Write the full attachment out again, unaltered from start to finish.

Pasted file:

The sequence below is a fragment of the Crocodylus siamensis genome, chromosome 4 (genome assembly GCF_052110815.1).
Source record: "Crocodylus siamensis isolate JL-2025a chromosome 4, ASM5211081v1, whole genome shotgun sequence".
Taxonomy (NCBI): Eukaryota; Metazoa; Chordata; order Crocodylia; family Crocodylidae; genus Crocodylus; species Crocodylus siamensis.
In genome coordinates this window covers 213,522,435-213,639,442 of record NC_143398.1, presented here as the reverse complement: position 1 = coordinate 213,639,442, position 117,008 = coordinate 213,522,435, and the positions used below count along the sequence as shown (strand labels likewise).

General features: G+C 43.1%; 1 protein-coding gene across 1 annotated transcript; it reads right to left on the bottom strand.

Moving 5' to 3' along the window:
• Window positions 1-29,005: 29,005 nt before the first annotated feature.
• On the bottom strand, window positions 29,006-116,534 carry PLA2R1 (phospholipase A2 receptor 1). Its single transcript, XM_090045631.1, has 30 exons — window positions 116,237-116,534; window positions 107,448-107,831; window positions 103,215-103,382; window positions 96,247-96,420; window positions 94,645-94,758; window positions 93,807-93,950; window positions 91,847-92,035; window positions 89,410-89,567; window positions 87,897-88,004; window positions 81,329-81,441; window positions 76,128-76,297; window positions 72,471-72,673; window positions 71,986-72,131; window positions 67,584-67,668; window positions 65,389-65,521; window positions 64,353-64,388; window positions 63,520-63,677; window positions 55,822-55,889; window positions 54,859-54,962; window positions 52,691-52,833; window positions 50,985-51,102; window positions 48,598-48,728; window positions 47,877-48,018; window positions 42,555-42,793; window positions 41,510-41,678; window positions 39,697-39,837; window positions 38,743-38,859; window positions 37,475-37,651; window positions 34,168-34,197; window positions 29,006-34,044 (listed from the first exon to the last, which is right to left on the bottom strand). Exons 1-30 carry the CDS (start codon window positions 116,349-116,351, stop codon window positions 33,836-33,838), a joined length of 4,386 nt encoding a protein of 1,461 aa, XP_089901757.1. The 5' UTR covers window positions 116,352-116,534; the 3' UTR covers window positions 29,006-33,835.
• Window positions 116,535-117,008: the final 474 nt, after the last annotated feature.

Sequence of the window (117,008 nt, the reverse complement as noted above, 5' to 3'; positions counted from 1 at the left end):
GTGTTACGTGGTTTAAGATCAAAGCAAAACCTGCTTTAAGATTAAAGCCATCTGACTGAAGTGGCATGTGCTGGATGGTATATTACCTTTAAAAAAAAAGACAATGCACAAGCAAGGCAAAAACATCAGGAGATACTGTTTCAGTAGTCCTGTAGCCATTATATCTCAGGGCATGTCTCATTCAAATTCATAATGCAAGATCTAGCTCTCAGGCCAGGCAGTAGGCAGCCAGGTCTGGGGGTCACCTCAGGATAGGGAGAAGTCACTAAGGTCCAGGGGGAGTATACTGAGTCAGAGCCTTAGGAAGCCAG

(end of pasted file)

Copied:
The sequence below is a fragment of the Crocodylus siamensis genome, chromosome 4 (genome assembly GCF_052110815.1).
Source record: "Crocodylus siamensis isolate JL-2025a chromosome 4, ASM5211081v1, whole genome shotgun sequence".
Taxonomy (NCBI): Eukaryota; Metazoa; Chordata; order Crocodylia; family Crocodylidae; genus Crocodylus; species Crocodylus siamensis.
In genome coordinates this window covers 213,522,435-213,639,442 of record NC_143398.1, presented here as the reverse complement: position 1 = coordinate 213,639,442, position 117,008 = coordinate 213,522,435, and the positions used below count along the sequence as shown (strand labels likewise).

General features: G+C 43.1%; 1 protein-coding gene across 1 annotated transcript; it reads right to left on the bottom strand.

Moving 5' to 3' along the window:
• Window positions 1-29,005: 29,005 nt before the first annotated feature.
• On the bottom strand, window positions 29,006-116,534 carry PLA2R1 (phospholipase A2 receptor 1). Its single transcript, XM_090045631.1, has 30 exons — window positions 116,237-116,534; window positions 107,448-107,831; window positions 103,215-103,382; window positions 96,247-96,420; window positions 94,645-94,758; window positions 93,807-93,950; window positions 91,847-92,035; window positions 89,410-89,567; window positions 87,897-88,004; window positions 81,329-81,441; window positions 76,128-76,297; window positions 72,471-72,673; window positions 71,986-72,131; window positions 67,584-67,668; window positions 65,389-65,521; window positions 64,353-64,388; window positions 63,520-63,677; window positions 55,822-55,889; window positions 54,859-54,962; window positions 52,691-52,833; window positions 50,985-51,102; window positions 48,598-48,728; window positions 47,877-48,018; window positions 42,555-42,793; window positions 41,510-41,678; window positions 39,697-39,837; window positions 38,743-38,859; window positions 37,475-37,651; window positions 34,168-34,197; window positions 29,006-34,044 (listed from the first exon to the last, which is right to left on the bottom strand). Exons 1-30 carry the CDS (start codon window positions 116,349-116,351, stop codon window positions 33,836-33,838), a joined length of 4,386 nt encoding a protein of 1,461 aa, XP_089901757.1. The 5' UTR covers window positions 116,352-116,534; the 3' UTR covers window positions 29,006-33,835.
• Window positions 116,535-117,008: the final 474 nt, after the last annotated feature.

Sequence of the window (117,008 nt, the reverse complement as noted above, 5' to 3'; positions counted from 1 at the left end):
GTGTTACGTGGTTTAAGATCAAAGCAAAACCTGCTTTAAGATTAAAGCCATCTGACTGAAGTGGCATGTGCTGGATGGTATATTACCTTTAAAAAAAAAGACAATGCACAAGCAAGGCAAAAACATCAGGAGATACTGTTTCAGTAGTCCTGTAGCCATTATATCTCAGGGCATGTCTCATTCAAATTCATAATGCAAGATCTAGCTCTCAGGCCAGGCAGTAGGCAGCCAGGTCTGGGGGTCACCTCAGGATAGGGAGAAGTCACTAAGGTCCAGGGGGAGTATACTGAGTCAGAGCCTTAGGAAGCCAG